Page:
Steve Clarke

Soccer Coach

Steve Clarke was born in Saltcoats, Scotland, United Kingdom on August 29th, 1963 and is the Soccer Coach. At the age of 60, Steve Clarke biography, profession, age, height, weight, eye color, hair color, build, measurements, education, career, dating/affair, family, news updates, and networth are available.

Date of Birth
August 29, 1963
United Kingdom
Place of Birth
Saltcoats, Scotland, United Kingdom
60 years old
Zodiac Sign
Association Football Manager, Association Football Player
Steve Clarke Height, Weight, Eye Color and Hair Color

At 60 years old, Steve Clarke has this physical status:

Not Available
Hair Color
Not Available
Eye Color
Not Available
Not Available
Not Available
Steve Clarke Religion, Education, and Hobbies
Not Available
Not Available
Not Available
Steve Clarke Spouse(s), Children, Affair, Parents, and Family
Not Available
Not Available
Dating / Affair
Not Available
Not Available
Steve Clarke Life

Stephen Clarke (born 29 August 1963) is a Scottish professional football manager and former Scotland manager who is also a former Scotland boss. Clarke competed for St Mirren, Chelsea, and the Scotland national team, winning three major trophies with Chelsea towards the end of his career.

After retiring as a player, he went back to coaching and played at Newcastle United, Chelsea, West Ham United, and Liverpool.

Clarke has been in charge of West Bromwich Albion and Reading since being a manager.

Clarke, who spent a few weeks as a tutor at Aston Villa, was appointed Kilmarnock's boss in October 2017.

In May 2019, he was appointed manager of the Scottish national team.


Steve Clarke Career

Playing career

Clarke was born in Saltcoats, Ayrshire. Paul, his older brother, was a footballer who appeared in more than 350 games for Kilmarnock. Steve began his professional career with St Mirren while playing for Beith Juniors. Clarke began working as an instrument engineer on a part-time basis before beginning his apprenticeship as an instrument engineer.

Clarke was sold to Chelsea for £422,000 in February 1987. He remained at Chelsea from 1998 to 1998, making 421 appearances. He was a member of Chelsea's 1997 FA Cup Final, 1998 Football League Cup Final, and 1998 UEFA Cup Winners' Cup Final. Clarke's last game for the club, against VfB Stuttgart in Stockholm, was his last match for the club. He was elected into Chelsea's Centennial XI in 2005, occupying the right-back berth.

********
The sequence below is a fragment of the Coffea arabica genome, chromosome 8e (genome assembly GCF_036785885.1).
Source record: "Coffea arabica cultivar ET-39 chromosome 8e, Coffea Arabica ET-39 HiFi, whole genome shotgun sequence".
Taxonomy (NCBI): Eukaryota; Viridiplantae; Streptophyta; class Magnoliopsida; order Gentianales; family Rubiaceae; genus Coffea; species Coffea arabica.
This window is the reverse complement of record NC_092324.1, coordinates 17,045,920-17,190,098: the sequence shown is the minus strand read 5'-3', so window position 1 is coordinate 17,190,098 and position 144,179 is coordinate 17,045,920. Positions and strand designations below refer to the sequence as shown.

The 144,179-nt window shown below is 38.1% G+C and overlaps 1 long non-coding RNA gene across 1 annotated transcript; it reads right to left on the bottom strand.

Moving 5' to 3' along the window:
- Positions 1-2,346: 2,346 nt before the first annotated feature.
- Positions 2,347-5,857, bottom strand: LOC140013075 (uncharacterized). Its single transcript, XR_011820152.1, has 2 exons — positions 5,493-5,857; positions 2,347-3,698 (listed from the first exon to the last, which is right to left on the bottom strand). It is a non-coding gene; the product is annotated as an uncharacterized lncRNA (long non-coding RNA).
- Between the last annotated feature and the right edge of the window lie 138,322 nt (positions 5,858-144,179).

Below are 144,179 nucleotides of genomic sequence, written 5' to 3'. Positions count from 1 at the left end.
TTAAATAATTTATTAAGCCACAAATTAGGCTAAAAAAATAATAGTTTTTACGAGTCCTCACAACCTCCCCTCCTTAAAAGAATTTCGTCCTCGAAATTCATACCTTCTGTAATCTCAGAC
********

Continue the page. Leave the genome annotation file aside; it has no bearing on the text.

Clarke, a footballer, said he was grateful that Chelsea had signed him because it meant that he and his family no longer had to live with religious sectarianism in the west of Scotland.

Clarke made six appearances for the Scotland national team. On September 9, 1987, his debut at Hampden Park was a 2–0 friendly victory over Hungary, and his last game was a 3–1 friendly loss away to the Netherlands six years later on May 27, 1994.

Coaching career

Clarke was appointed assistant manager to Ruud Gullit, Chelsea's former manager. Clarke was part of Gullit's coaching staff, which helped Newcastle advance to the 1999 FA Cup Final on May 22, 1999, where Newcastle finished runners up to Manchester United after goals from Teddy Sheringham and Paul Scholes in a 2–0 loss.

Following Gullit's resignation, Clarke was caretaker boss, taking responsibility of one match, a 5–1 loss to Manchester United. Clarke also recalled Alan Shearer and Rob Lee to the team for the match.

Clarke was promoted to assistant manager after a stint in charge of Chelsea's youth teams, when José Mourinho was appointed in 2004. Clarke was a member of Chelsea's coaching staff, which culminated in Chelsea winning two FA Premier League titles, an FA Cup, and two League Cups under Mourinho's tenure. Clarke graduated with his UEFA Pro Licence in 2006.

Clarke's services were retained by Avram Grant after Mourinho left Chelsea in September 2007, but Henk ten Cate was brought on as an additional assistant coach. Both Grant and ten Cate left the club at the end of the 2007–08 season. Clarke remained on the Chelsea coaching staff, but BBC Sport and The Times announced later that he would be looking for ways to become a boss in his own right. Chelsea told Clarke that he was safe, citing his loyalty, acclaim among the club's followers, and his efforts in the aftermath of Mourinho's departure.

Clarke resigned from Chelsea on September 12, 2008, in the hopes of becoming assistant to former Chelsea teammate Gianfranco Zola. Chelsea resigned early, rejecting compensation worth two years of Clarke's salary. Clarke became West Ham's first-team coach after an agreement was reached between the clubs.

In the 2008-2009 season, West Ham finished ninth in the Premier League, with Clarke and Zola extending contracts that made Clarke the highest paid assistant manager in the league. During the next season, the club struggled, but it did a good job of avoiding relegation. Clarke left the club by mutual consent in June 2010, not long after Zola's dismissal as manager.

Clarke was named first-team coach at Liverpool by Kenny Dalglish on January 10, 2011, after Dalglish had to replace the fired Roy Hodgson two days earlier. Clarke was praised (alongside Dalglish) for turning Liverpool's season around, with a points average of around two points per match from his arrival, as well as an improved defensive record. Clarke, as well as manager Dalglish, signed a three-year deal on May 12 to continue in his current position as first team coach.

Clarke resigned from Liverpool on May 14th, 2012, following the dismissal of manager Dalglish and Liverpool's eighth-place finish in the 2011-12 Premier League. Clarke left the club on June 6, 2012, following the appointment of new manager Brendan Rodgers. Clarke himself claimed that Liverpool fired him.

Clarke was appointed manager of West Bromwich Albion on June 8, 2012, and he had agreed to a two-year deal. Clarke's first permanent management position for any club, but the club referred to him as "head coach" during his tenure.